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Mar Vista’s Bacon, Egg, and Bonito ‘Okonomiyaki Burrito’ Is a Japanese-Mexican Street Food Classic

Takuma’s okonomiyaki burrito

Los Ángeles is a city of tacos, with new taquerías popping up on street corners around the county weekly. To help us get through them all, L.A. TACO presents our Taco of the Week” column, where we celebrate the latest taco we’ve eaten that blew our minds.

Takuma Fumoto is a superhero on Centinela.

Not only because the native of Japan and longtime L.A. street food presence stepped out of his truck in March to defend a mother and her baby from a random attack on the Mar Vista avenue where he operates. But also because he puts yakisoba in his burritos and pork tonkatsu in his quesadillas and manages to make it all work.

Takama Fumoto. Photo by Hadley Tomicki for L.A. TACO.
Takama Fumoto

Takuma has been constructing U.S. fast food favorites with a Japanese lilt on the L.A. asphalt since first opening a stand in Silver Lake in 2013. There he offered soused revelers fleeing Los Globos the fresh burgers, takoyaki, shaggily battered and audibly crisp waffle fries, and other affordable eats they required in times of great metabolic demand. After getting his truck in 2017, he was driven off the streets by 2020’s plague before making a short-lived reemergence in the old hood.

Takuma's Burger, Mar Vista. Photo by Hadley Tomicki for L.A. TACO.
Takuma's Burger, Mar Vista

But today, you’ll typically find Takuma’s Burger parked at Centinela and Venice Boulevard, straddling the curb outside of Mar Vista’s Mitsuwa, the national Japanese supermarket beloved and besieged by the Westside’s high-median homeowners, Asian emigres, and ramen-addicted University material alike.

Takuma's Kara-age. Photo by Hadley Tomicki for L.A. TACO.
Takuma's Kara-age

There he does a brisk business in crushable curios like clam chowder croquettes, hush puppies, yakitori-shaded kara-age, and burgers with toppings that span the gamut from crab cakes and Kewpie mayo to veggie croquettes and unagi sauce. It’s clear Takuma fires on an improvisational wavelength, thriving in crafting food that is as whimsical as it is adored, if not maybe a bit provocative in certain circles that may feel their peanut butter should have never collided with your chocolate.

Takuma's okonomiyaki burrito. Photo by Hadley Tomicki for L.A. TACO.
Takuma's okonomiyaki burrito

The chef recently went public with a secret, off-menu dish: his okonomiyaki burrito. That is, a flour tortilla rolled up along a glut of the fried, Worcestershire-seasoned wheat noodles known as yakisoba, with cabbage, bonito flakes, Kewpie, egg, teriyaki sauce, mozzarella cheese, seaweed powder, and praise the lord, bacon.

Okonomiyaki, a sizzling wheat pancake typically topped with meat, cabbage, red ginger, and tidy squirts of multiple sauces but prone to infinite interpretations, maybe to Tokyo street food what the bacon-wrapped hot dog is to Los Angeles.

When you’re wandering the intersections of Roppongi after a few too many, dazed and confused by all the lights, you know you’ve landed in the right spot when undulating flakes of bonito wave to you from a sidewalk teppan (griddle) before sitting down and doing something you’ll probably regret the following day but desperately need at the moment.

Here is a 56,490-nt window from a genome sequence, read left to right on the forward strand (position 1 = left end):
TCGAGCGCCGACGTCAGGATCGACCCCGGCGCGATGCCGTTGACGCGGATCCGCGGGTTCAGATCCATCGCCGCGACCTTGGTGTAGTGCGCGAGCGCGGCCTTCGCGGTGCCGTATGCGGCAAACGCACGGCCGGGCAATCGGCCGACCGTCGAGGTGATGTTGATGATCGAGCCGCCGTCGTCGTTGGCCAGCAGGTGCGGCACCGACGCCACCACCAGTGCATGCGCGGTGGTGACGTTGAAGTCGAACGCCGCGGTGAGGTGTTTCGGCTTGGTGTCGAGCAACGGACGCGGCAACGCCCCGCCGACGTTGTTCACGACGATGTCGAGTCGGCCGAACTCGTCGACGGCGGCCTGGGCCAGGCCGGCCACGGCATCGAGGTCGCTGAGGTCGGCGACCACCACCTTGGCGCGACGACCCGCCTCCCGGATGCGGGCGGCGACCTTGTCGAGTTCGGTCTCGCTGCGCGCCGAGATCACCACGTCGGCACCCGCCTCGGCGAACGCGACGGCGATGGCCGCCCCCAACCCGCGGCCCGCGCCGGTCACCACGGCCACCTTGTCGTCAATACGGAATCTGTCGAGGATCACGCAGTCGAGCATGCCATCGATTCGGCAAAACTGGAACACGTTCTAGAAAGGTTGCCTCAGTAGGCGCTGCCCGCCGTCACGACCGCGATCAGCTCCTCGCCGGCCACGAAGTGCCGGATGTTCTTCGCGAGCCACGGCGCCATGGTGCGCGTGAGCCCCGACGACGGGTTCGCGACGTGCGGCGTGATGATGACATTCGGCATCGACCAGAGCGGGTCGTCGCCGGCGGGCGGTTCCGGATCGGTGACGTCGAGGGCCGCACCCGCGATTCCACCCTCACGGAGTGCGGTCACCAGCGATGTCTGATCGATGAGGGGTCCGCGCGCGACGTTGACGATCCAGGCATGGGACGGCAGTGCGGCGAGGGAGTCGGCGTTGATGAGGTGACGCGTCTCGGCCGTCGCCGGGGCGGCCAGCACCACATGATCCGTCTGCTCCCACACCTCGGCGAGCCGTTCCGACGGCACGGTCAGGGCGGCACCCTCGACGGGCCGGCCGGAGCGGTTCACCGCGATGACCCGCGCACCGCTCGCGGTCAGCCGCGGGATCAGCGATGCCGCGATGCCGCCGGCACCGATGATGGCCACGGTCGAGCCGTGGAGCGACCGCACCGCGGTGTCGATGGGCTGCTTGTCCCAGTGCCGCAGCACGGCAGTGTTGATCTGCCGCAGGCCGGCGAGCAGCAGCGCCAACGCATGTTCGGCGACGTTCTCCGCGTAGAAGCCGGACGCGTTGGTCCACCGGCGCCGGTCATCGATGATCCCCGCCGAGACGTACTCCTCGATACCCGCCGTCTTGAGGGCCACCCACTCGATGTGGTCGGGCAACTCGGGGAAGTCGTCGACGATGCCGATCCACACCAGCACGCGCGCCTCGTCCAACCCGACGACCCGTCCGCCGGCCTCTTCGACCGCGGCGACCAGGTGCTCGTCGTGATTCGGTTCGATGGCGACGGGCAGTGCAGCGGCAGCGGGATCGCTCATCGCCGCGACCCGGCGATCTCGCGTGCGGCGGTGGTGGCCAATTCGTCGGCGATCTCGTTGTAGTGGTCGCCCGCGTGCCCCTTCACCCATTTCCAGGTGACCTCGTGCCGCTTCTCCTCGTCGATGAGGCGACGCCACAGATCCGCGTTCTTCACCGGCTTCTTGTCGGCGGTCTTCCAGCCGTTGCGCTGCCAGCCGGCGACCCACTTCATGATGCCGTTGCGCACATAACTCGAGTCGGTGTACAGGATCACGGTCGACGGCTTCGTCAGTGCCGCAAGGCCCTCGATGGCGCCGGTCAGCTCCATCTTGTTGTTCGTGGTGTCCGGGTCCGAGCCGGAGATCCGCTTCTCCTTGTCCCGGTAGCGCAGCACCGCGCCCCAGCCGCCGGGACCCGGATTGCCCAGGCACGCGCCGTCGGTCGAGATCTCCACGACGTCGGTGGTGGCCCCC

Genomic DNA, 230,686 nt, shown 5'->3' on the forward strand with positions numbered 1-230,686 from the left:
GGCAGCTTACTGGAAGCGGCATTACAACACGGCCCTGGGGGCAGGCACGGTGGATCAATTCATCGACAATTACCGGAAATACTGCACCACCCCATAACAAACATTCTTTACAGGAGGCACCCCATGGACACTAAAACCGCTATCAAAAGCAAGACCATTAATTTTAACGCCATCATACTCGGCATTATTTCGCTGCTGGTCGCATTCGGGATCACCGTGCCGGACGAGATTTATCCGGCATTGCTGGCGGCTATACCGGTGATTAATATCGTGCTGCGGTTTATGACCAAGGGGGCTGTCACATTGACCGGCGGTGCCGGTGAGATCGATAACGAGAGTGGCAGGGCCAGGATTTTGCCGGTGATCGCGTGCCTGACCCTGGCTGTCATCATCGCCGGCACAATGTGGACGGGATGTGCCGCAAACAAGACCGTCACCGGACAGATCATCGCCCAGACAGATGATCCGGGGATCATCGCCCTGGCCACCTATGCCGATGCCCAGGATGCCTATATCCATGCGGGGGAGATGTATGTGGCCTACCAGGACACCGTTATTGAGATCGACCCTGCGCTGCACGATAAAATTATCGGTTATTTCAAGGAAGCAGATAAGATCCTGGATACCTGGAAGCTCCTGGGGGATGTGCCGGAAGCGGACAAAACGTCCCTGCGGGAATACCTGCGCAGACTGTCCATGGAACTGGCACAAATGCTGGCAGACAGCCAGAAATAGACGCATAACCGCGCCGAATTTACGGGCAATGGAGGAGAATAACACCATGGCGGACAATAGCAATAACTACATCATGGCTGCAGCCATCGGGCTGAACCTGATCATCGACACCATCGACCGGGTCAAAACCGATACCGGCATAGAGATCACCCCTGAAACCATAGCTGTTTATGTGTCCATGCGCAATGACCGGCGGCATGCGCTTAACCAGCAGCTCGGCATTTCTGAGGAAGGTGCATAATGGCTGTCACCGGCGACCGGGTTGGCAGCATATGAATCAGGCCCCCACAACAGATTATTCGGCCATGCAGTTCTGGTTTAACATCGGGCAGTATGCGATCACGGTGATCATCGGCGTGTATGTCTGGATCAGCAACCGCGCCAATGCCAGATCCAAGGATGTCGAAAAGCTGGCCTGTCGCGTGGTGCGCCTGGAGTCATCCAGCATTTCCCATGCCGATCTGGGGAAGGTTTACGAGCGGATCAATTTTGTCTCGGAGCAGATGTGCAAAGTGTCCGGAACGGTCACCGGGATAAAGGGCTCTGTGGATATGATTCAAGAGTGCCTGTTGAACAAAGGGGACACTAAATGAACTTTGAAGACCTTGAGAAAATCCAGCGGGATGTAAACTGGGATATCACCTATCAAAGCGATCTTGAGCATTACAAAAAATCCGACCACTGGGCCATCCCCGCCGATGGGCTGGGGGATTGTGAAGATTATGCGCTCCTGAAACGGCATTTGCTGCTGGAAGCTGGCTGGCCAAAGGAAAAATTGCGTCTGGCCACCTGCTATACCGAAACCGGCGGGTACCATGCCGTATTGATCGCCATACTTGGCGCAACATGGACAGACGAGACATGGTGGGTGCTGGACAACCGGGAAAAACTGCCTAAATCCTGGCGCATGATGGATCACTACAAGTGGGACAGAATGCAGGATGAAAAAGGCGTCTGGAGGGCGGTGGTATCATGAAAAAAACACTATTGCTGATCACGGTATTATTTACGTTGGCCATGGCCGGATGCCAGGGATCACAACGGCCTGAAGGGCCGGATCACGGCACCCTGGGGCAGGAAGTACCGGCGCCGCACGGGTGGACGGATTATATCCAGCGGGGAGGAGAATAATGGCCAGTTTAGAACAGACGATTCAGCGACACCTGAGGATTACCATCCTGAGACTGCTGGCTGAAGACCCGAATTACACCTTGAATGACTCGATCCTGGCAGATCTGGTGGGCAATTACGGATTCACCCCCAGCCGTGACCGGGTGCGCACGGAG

Okonimayaki burrito. Photo by Hadley Tomicki for L.A. TACO.
Okonomiyaki burrito. Photo by Hadley Tomicki for L.A. TACO.

Takuma sells these burritos for $12, with the option of a kimchi burrito for those who won’t get high on the hog. He also offers a quesadilla version.

Captivated by the concept, we were super stoked to find the burrito is good. Really good. The soft tortilla cedes into a smoky realm we can’t remember tasting inside a burrito before, rich with the layered flavors of soy sauce, accents of funky cabbage, the sudden bite of pickled ginger, soft scrambled egg, and sticky cubes of salty, thick-cut bacon. The yakisoba, meanwhile, plays like a wheat-ier, Japanese style of fideo, a slick tangle of starch sponging up and liberating all the sauces held within for a texturally lively mouthfeel.

Despite its hybrid nature, the burrito doesn’t strike one as fusion so much as a significant concentration of Japanese street food flavors inside an ideal, handheld vessel. We also did the bacon-less version with kimchi, which works, but is secondary to the version stuffed with pork belly. One can also order it with popcorn chicken or shrimp.

The only thing missing from our burritos was a robust and sharp salsita to set them off. We deployed our own bottle of Marie Sharp’s to successful results at home and also paired the burritos with the canned, Kyoto-made Junmai of L.A.-based brand Sake High!

Takuma's tonkatsu quesadilla. Photo by Hadley Tomicki for L.A. TACO.
Takuma's tonkatsu quesadilla

We dug into a tonkatsu quesadilla, as well, enjoying the soft, fried pork cutlet encrusted with sweet batter, fried onions, and cheddar cheese, along with the subdued acidity of mustard and Worcestershire sauce and the lingering bitter finish of baby arugula. Like many tonkatsu sandos, it was even better revisited the next day after a night in the fridge.

For a Mexican food fetishist and former neighbor who once lived off Mitsuwa’s cold tonkatsu sandwiches and marveled at the market’s surprise appearance of a yakisoba sandwich, Takuma Burger’s okonomiyaki burrito and tonkatsu quesadilla felt like the right thing to be enjoyed in the right place.

We’re eager to come back for a bite of that tortilla full of smoke.

Takuma’s Burger ~ 3760 S. Centinela Ave. Los Angeles, CA 90066

The truck commonly appears at this location from 12:00 pm ~7:00 pm, Tues-Sunday, with occasional days off for catering events. Always best to check with Instagram.

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